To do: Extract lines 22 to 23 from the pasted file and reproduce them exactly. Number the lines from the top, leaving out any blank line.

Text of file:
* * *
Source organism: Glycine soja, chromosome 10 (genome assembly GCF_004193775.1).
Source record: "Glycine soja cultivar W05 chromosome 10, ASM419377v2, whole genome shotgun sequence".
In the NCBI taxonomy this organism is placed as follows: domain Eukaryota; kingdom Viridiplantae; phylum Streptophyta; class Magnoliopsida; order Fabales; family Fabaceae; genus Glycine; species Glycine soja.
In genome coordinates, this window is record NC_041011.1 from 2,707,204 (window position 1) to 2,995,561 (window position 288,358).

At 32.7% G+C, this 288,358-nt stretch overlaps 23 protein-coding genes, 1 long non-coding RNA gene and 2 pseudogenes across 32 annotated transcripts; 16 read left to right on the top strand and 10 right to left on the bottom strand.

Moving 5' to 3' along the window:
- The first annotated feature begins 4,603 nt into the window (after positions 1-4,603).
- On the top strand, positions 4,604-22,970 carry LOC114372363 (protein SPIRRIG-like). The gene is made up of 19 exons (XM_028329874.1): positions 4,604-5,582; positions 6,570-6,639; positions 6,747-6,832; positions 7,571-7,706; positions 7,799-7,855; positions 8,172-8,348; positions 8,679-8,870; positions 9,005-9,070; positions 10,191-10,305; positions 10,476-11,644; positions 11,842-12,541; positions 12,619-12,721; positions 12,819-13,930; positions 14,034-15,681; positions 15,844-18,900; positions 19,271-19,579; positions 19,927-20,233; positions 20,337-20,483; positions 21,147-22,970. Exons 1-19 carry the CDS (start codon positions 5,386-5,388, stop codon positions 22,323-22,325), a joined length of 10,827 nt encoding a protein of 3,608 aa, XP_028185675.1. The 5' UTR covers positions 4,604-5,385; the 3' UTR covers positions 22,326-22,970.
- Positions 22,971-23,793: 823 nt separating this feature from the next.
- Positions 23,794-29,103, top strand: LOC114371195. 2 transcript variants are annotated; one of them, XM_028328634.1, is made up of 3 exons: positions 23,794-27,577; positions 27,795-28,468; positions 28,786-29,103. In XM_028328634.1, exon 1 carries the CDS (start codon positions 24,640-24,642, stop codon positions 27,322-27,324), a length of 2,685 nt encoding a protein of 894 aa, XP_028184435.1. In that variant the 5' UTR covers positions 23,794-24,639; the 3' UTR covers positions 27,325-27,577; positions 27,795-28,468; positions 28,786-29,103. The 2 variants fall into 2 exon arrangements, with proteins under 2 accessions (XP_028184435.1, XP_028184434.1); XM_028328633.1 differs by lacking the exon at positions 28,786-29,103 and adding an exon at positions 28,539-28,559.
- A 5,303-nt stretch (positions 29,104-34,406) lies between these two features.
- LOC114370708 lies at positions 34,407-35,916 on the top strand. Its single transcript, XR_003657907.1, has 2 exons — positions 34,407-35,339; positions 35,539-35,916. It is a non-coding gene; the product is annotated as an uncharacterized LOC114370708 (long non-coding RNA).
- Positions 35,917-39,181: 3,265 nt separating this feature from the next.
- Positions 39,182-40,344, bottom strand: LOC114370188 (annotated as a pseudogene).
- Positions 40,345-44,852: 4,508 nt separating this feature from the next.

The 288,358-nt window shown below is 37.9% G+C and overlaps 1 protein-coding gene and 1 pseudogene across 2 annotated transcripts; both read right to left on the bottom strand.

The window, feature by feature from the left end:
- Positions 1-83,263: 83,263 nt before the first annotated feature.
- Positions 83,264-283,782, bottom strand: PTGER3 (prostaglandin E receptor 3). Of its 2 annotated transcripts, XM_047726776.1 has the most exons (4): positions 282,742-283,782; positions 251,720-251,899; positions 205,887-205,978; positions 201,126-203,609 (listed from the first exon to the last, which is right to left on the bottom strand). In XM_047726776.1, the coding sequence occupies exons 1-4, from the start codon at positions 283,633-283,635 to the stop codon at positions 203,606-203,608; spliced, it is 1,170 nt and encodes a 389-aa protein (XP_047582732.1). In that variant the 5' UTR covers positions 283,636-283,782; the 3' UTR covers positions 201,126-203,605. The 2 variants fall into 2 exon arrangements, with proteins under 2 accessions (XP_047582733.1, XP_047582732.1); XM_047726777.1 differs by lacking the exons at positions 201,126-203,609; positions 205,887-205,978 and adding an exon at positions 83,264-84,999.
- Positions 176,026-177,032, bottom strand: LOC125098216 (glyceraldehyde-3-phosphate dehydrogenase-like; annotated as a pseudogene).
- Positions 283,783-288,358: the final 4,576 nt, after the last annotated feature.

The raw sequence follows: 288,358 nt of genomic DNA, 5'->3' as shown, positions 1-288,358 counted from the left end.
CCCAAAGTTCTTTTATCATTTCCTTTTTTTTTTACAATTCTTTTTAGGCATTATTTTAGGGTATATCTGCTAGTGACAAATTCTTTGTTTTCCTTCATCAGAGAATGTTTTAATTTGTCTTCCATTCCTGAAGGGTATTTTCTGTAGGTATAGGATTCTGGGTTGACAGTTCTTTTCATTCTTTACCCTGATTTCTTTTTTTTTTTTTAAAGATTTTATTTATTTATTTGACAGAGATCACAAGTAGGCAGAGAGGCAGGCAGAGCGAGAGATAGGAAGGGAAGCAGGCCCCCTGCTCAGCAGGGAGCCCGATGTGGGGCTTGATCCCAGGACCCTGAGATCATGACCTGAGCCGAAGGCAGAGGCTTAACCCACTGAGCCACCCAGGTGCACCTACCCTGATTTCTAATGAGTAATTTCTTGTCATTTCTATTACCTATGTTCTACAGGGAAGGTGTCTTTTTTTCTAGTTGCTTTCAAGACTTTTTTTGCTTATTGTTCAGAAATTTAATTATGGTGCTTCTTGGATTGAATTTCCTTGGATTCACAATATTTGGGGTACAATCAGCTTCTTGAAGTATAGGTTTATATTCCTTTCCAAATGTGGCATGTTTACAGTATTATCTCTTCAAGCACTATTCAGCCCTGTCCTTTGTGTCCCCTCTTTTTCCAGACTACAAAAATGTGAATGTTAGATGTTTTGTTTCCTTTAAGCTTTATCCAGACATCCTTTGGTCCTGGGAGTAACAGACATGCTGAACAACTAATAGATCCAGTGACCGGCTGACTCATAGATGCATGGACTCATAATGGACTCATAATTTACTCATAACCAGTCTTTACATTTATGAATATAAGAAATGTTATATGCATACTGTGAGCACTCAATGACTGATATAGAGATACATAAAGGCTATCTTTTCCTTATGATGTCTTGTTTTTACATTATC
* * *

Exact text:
The raw sequence follows: 288,358 nt of genomic DNA, 5'->3' as shown, positions 1-288,358 counted from the left end.
CCCAAAGTTCTTTTATCATTTCCTTTTTTTTTTACAATTCTTTTTAGGCATTATTTTAGGGTATATCTGCTAGTGACAAATTCTTTGTTTTCCTTCATCAGAGAATGTTTTAATTTGTCTTCCATTCCTGAAGGGTATTTTCTGTAGGTATAGGATTCTGGGTTGACAGTTCTTTTCATTCTTTACCCTGATTTCTTTTTTTTTTTTTAAAGATTTTATTTATTTATTTGACAGAGATCACAAGTAGGCAGAGAGGCAGGCAGAGCGAGAGATAGGAAGGGAAGCAGGCCCCCTGCTCAGCAGGGAGCCCGATGTGGGGCTTGATCCCAGGACCCTGAGATCATGACCTGAGCCGAAGGCAGAGGCTTAACCCACTGAGCCACCCAGGTGCACCTACCCTGATTTCTAATGAGTAATTTCTTGTCATTTCTATTACCTATGTTCTACAGGGAAGGTGTCTTTTTTTCTAGTTGCTTTCAAGACTTTTTTTGCTTATTGTTCAGAAATTTAATTATGGTGCTTCTTGGATTGAATTTCCTTGGATTCACAATATTTGGGGTACAATCAGCTTCTTGAAGTATAGGTTTATATTCCTTTCCAAATGTGGCATGTTTACAGTATTATCTCTTCAAGCACTATTCAGCCCTGTCCTTTGTGTCCCCTCTTTTTCCAGACTACAAAAATGTGAATGTTAGATGTTTTGTTTCCTTTAAGCTTTATCCAGACATCCTTTGGTCCTGGGAGTAACAGACATGCTGAACAACTAATAGATCCAGTGACCGGCTGACTCATAGATGCATGGACTCATAATGGACTCATAATTTACTCATAACCAGTCTTTACATTTATGAATATAAGAAATGTTATATGCATACTGTGAGCACTCAATGACTGATATAGAGATACATAAAGGCTATCTTTTCCTTATGATGTCTTGTTTTTACATTATC